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Here are just a few of our recent accomplishments:
  • Forced Congress to scale back the Higher Education Act Aid Elimination Penalty (HEAAEP), which prevents students with drug convictions from receiving financial aid. Nearly 200,000 would-be students have been affected by the penalty. SSDP mobilized 125 student governments to voice their opposition to the unjust policy, built a coalition of more than 300 prominent education, recovery, and civil rights organizations, and lobbied Congress aggressively for reform. As a result, the penalty no longer applies to those who are convicted of drug crimes while they are not in college and receiving financial aid. In other words, if a high school student or a person taking time off from school is convicted, their aid will not be affected when they return to school.
  • Reformed prohibitive drug policies at more than 13 college campuses across the country.
  • Defeated the Department of Education in a lawsuit seeking information about the number of students who have lost financial aid due to drug convictions in each state. When the Department of Education sought to make us pay an exorbitant sum to obtain the information, we sued, and The New York Times editorialized on our behalf.
  • Mobilized student activists in SSDP chapters nationwide to reform campus, local, and state drug policies. In our new Campus Campaign, several chapters have already passed student voter initiatives for more sensible campus drug policies. Some SSDP chapters have passed statewide legislation and local ballot initiatives.
  • Initiated debate on the validity of student drug testing at the Office of National Drug Control Policy’s student drug testing summits. By presenting data to school administrators considering drug testing, SSDP activists ensured that alternative perspectives were considered.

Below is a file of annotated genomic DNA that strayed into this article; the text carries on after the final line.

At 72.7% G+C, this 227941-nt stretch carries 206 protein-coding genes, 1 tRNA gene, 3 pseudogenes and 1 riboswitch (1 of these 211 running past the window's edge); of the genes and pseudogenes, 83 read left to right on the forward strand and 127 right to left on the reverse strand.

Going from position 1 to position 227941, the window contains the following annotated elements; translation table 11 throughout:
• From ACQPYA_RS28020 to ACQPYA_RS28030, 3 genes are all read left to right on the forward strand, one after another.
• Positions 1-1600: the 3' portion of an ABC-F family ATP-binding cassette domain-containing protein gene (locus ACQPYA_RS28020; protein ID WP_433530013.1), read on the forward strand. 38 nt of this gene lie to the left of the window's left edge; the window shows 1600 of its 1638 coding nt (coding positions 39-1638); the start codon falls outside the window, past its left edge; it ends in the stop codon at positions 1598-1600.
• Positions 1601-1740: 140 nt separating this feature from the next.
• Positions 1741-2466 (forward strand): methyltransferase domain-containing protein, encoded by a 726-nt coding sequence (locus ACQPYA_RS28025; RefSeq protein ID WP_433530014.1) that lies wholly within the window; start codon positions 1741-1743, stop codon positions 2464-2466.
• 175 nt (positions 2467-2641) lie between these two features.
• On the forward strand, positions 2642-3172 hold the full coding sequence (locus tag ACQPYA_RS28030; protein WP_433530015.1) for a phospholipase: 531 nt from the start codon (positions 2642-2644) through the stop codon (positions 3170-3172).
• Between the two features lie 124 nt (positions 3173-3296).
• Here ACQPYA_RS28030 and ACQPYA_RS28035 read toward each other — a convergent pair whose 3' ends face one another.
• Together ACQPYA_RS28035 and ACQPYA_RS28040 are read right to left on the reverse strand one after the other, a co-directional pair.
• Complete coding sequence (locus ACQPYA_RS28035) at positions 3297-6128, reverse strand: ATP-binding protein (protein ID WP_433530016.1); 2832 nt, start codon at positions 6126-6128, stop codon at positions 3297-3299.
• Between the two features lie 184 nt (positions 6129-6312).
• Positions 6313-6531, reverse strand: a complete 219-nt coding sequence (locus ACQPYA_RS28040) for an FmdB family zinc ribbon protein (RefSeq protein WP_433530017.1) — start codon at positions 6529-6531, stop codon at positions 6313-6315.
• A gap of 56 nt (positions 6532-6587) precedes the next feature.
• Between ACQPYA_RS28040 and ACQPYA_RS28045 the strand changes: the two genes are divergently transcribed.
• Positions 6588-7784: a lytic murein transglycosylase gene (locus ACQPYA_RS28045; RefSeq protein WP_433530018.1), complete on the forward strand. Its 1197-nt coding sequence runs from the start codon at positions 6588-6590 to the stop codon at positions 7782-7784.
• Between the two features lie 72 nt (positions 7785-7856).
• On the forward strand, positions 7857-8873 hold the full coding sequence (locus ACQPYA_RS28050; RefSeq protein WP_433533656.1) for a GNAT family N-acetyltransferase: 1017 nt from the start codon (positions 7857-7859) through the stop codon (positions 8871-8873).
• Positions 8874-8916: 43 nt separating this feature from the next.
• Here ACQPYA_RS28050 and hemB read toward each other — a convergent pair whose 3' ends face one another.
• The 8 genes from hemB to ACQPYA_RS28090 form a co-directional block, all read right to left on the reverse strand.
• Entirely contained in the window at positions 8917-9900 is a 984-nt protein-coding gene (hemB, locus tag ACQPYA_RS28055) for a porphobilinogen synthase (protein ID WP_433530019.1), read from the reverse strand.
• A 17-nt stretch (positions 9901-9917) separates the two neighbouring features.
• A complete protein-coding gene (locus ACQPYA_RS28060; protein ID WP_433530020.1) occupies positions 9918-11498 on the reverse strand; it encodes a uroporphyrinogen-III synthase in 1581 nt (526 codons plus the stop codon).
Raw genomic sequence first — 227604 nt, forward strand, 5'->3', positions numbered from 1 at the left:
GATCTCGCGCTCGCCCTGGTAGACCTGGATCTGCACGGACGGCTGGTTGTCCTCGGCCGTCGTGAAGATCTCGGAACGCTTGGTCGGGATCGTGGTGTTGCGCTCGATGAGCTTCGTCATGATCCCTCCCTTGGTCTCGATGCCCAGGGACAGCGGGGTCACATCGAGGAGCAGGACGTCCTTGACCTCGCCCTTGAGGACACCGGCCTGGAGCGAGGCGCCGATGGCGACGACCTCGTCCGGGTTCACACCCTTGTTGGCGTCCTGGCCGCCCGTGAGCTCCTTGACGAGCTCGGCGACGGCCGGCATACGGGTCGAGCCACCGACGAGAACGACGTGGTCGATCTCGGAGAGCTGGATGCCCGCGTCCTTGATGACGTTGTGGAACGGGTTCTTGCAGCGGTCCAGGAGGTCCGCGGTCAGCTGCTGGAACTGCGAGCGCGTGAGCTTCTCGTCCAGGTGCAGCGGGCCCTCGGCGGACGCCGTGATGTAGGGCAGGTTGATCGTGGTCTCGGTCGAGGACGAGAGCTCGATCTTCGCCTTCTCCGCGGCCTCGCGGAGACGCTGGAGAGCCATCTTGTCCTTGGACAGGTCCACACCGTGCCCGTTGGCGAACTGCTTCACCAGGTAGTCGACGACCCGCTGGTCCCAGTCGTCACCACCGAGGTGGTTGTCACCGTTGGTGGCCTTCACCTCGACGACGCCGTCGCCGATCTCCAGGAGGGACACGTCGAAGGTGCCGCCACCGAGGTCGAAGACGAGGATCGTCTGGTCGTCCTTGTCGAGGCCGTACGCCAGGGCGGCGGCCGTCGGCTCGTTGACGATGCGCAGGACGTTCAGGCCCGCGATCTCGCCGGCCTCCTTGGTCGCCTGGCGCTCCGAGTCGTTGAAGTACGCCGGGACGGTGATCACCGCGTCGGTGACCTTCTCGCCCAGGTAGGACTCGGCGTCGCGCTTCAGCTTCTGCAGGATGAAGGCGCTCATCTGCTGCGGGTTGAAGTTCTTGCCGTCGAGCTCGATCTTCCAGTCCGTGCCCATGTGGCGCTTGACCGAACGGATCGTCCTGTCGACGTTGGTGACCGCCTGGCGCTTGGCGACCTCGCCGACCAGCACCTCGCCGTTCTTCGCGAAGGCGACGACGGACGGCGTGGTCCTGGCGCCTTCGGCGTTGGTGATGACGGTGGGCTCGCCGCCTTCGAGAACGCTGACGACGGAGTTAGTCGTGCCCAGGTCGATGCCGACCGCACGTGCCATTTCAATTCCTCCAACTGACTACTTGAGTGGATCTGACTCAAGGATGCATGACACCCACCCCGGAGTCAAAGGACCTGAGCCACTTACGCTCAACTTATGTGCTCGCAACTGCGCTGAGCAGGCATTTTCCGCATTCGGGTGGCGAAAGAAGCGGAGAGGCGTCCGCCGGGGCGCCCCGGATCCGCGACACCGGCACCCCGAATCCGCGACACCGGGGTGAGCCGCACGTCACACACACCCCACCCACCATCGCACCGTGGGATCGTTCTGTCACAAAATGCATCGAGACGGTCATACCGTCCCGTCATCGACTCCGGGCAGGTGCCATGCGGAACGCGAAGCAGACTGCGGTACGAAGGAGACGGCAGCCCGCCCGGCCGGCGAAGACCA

• Built and maintained a strong chapter network at hundreds of campuses across North America.

Has SSDP been featured in the media?

Yes! SSDP’s efforts have been covered by The New York Times, The Washington Post, USA Today, The Wall Street Journal, The Los Angeles Times, CNN, Fox News, The Associated Press, MTV, Rolling Stone, National Public Radio, Reason, The Chronicle of Higher Education, Congressional Quarterly, hundreds of campus newspapers, dozens of popular political blogs, and many other prominent news organizations.

I’ve heard of college chapters of the National Organization for the Reform of Marijuana Laws (NORML) before. What’s the difference between NORML and SSDP?

While SSDP works closely with NORML on marijuana policy issues, there are some substantial distinctions between the two organizations.
  • When SSDP works on marijuana policy reform, it is part of an effort to attack drug prohibition in its entirety. In addition to lobbying for changes in marijuana policy, SSDP chapters work toward such goals as repealing the law that automatically denies financial aid to college students with drug convictions and stopping high schools from implementing random student drug testing.
  • Also, with a Board of Directors mostly comprised of current students, SSDP is the only drug policy reform organization that is led by students and devotes 100% of its energy to youth empowerment.